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4 minute read
3 Jul 2018
7:50 am

Grayston bridge: No cross-examination would be ‘gross oversight’

Moneyweb

New commissioner and M&R advocate in screaming match.

The Grayston bridge collapse inquiry continues after numerous delays. Picture: Neil McCartney

An effort by Murray & Roberts (M&R) and other ‘protagonists’ to prevent cross-examination of witnesses in the Department of Labour’s inquiry into the collapse of the Grayston bridge structure in October 2015 failed on Monday when the proceedings resumed.

Two people were killed and 19 injured when a temporary works structure collapsed onto the busy freeway on October 14, 2015. The construction work was being done without interrupting the traffic, and the scaffolding fell onto vehicles that were travelling underneath in mid-afternoon traffic.

Newly-appointed commissioner Phumudzo Maphaha on Monday ruled against the proposal by advocate Sias Reyneke SC acting for M&R, without even hearing other parties on the matter.

Reyneke suggested that comprehensive witness statements should be submitted on the basis of which parties could submit written questions, but no cross-examination should be allowed.

Maphaha however rejected this, saying it would be a “gross oversight” and an “act of injustice” for him not to cross-examine witnesses should he need further information.

“Cross-examination is not up for discussion,” Maphaha said.

Maphaha has taken over from his colleague Lennie Samuels who earlier presided over the inquiry, but had to step down due to health issues.

The inquiry is aimed at identifying who was responsible for the collapse in 2015 and making recommendations to prevent similar incidents. It has so far only sat for 17 days and has only heard testimony from expert witnesses.

The main parties before the inquiry are Murray & Roberts as principle contractor and material supplier, its client the Johannesburg Development Agency (JDA), the JDA’s agent Royal HaskoningDHV and Form-Scaff, the supplier of some of the scaffolding.

Certain individual employees of M&R have their own legal representatives, while trade union Numsa is representing others.

On Monday Roxana le Roux, an environmental and occupational health and safety consultant from Nemai Consulting, testified. Nemai did health and safety audits on site on behalf of the JDA.

From Le Roux’s testimony it was clear that the appointment letters and/or competency certificates of several key role players were outstanding during a site and documentary inspection on September 30, 2015, about two weeks before the incident. This included those for a temporary works designer and a scaffolding erector.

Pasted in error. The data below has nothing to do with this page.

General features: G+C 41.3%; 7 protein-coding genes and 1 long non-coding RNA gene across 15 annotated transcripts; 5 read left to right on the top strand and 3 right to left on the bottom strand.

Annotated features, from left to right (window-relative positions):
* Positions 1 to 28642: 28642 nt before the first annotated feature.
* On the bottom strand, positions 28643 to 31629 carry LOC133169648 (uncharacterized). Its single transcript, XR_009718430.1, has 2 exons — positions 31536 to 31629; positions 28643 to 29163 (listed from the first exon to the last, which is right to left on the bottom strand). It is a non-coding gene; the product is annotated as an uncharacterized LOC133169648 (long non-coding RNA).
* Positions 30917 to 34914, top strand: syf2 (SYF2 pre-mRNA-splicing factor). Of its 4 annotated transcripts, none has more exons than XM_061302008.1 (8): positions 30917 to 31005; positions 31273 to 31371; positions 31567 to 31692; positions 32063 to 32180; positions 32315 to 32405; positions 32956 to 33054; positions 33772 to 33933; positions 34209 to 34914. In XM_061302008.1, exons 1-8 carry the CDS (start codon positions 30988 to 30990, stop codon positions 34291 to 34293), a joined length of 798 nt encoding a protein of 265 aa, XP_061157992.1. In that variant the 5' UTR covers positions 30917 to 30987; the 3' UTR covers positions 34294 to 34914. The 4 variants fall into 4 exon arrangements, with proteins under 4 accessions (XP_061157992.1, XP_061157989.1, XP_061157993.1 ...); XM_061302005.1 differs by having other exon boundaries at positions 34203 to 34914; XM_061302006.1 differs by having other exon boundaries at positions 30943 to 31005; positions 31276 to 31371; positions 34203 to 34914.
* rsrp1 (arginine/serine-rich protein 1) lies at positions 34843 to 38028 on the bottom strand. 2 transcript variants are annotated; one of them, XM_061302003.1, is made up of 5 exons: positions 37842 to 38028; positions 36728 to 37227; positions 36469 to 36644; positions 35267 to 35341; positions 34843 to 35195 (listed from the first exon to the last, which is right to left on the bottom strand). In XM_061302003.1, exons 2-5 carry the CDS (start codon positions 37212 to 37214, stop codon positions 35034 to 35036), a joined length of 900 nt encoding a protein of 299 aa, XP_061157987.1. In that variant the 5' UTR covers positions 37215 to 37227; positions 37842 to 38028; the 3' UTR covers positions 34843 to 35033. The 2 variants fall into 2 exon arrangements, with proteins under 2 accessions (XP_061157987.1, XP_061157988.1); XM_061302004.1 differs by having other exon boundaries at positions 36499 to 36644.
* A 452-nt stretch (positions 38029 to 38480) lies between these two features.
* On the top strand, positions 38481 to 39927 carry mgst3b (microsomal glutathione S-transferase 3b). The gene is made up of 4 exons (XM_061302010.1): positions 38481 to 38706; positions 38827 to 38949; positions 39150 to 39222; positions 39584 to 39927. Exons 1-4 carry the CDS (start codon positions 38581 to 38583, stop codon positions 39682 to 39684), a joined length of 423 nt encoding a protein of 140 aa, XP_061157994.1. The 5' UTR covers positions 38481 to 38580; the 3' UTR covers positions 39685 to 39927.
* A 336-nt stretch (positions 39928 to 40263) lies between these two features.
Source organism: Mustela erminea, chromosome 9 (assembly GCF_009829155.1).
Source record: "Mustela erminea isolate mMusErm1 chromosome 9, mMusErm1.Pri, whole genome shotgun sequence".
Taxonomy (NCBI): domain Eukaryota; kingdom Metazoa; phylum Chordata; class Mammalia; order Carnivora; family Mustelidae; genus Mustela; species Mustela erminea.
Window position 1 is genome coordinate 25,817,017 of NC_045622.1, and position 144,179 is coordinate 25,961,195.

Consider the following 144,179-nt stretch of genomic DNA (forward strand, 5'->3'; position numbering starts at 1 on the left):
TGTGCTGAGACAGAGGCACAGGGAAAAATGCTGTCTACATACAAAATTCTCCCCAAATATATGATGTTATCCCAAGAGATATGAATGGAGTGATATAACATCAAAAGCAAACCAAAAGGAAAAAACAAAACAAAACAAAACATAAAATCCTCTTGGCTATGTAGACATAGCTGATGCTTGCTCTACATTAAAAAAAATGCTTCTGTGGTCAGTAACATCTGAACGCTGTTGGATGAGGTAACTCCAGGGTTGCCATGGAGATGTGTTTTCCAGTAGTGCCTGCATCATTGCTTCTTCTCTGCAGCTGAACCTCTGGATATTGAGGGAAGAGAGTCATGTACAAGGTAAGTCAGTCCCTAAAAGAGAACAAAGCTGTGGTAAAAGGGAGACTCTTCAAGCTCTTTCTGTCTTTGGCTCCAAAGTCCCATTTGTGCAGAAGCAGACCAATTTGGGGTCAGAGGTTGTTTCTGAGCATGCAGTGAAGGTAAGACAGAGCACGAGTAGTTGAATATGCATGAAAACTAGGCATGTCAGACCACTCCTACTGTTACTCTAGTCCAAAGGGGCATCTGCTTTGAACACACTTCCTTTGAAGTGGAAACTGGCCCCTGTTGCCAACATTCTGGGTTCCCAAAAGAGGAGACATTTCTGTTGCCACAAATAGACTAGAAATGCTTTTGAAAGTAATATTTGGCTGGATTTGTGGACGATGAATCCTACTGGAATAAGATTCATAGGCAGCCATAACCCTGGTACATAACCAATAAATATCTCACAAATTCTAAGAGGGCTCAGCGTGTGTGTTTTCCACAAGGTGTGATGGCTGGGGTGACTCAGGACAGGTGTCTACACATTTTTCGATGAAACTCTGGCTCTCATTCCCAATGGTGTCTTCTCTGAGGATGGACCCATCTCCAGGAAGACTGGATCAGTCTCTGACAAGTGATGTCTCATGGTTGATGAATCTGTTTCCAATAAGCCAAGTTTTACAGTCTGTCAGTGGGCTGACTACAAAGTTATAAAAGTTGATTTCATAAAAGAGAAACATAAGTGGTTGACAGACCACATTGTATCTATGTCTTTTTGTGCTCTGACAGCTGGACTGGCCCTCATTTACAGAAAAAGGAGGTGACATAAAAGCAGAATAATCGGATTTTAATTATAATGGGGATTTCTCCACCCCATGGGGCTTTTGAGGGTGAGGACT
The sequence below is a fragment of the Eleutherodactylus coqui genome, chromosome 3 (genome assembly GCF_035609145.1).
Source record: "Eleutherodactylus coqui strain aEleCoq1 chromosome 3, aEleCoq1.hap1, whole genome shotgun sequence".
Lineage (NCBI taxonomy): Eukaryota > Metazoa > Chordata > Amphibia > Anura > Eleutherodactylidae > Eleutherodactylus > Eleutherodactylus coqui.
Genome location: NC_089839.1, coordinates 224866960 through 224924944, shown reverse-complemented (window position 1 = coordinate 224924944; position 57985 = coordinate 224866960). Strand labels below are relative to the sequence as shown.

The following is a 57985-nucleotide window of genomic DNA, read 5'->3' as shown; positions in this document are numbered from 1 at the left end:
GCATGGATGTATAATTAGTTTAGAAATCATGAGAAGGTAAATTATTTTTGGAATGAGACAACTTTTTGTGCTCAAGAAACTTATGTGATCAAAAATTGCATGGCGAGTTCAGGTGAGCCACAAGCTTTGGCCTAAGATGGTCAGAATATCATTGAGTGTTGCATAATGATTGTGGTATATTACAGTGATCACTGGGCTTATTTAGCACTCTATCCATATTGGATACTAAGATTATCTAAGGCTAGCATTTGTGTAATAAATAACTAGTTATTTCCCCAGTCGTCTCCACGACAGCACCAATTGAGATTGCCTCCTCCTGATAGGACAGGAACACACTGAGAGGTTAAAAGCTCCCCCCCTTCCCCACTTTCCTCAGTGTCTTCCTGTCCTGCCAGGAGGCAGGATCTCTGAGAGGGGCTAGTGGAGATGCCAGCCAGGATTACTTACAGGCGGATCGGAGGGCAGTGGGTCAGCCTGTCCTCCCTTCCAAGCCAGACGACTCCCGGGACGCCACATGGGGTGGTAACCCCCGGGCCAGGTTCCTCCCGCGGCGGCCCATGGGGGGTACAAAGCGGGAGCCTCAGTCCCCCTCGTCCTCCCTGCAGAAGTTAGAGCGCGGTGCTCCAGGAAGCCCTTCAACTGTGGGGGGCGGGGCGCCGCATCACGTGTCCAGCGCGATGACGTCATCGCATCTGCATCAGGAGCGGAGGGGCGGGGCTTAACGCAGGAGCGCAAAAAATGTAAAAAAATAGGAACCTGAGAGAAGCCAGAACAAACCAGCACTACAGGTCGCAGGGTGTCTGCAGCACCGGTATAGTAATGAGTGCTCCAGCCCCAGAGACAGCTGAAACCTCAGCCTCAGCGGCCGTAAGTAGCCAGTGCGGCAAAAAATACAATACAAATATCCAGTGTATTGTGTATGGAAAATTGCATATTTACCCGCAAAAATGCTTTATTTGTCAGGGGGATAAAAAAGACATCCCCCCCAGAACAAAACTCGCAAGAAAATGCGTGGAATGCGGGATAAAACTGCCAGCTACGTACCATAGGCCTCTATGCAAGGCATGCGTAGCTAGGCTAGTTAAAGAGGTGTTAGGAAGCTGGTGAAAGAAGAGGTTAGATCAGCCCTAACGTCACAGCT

Le Roux stated that Form-Scaff was appointed as temporary works designer, but confirmed that the appointment letter was outstanding and that she never saw an individual who fulfilled that role on site. In terms of the regulations, the designer must “design, inspect and approve” the temporary works before use.

She testified that there were no records that the structure was regularly checked and findings reported.

Signage to indicate to workers whether it was safe to move onto the scaffolding had also been outstanding, she testified.

She further confirmed that she saw no single, comprehensive design sketch of the whole structure or any plan to indicate the sequence in which the structure should be constructed.

Reyneke, on behalf of M&R, strongly objected when Maphaha asked Le Roux during cross-examination about “non-compliance” on site. He said that was asking the witness to draw a legal conclusion, which was the job of the commission or the courts.

What followed boiled down to a screaming match between Maphaha and Reyneke.

Maphaha told Reyneke he was “trying to run a commission on a wrong chair” and accused him of prohibiting him as commissioner from performing his functions. He raised the issue of Reyneke’s efforts to prevent cross-examination and asked: “Why are you protecting this witness?”

Reyneke hit back, saying that he was protecting the procedure.

Maphaha then rephrased his question and the hearing proceeded.

Maphaha asked Le Roux why she had failed to stop the activity on site in light of the safety risk to workers. She said there was no good reason to do so and maintained that workers were briefed about the risks during the daily “mini-risk assessment” meetings.

Willem le Roux, attorney for the JDA, asked her if she had ever attended any such meetings. She confirmed that she did not, but relied on the attendance register to confirm that workers were properly briefed about the risks.

The hearing will proceed on Tuesday with the testimony of the temporary works supervisor Oliver Aadnesgaard and Hein Pretorius from M&R.

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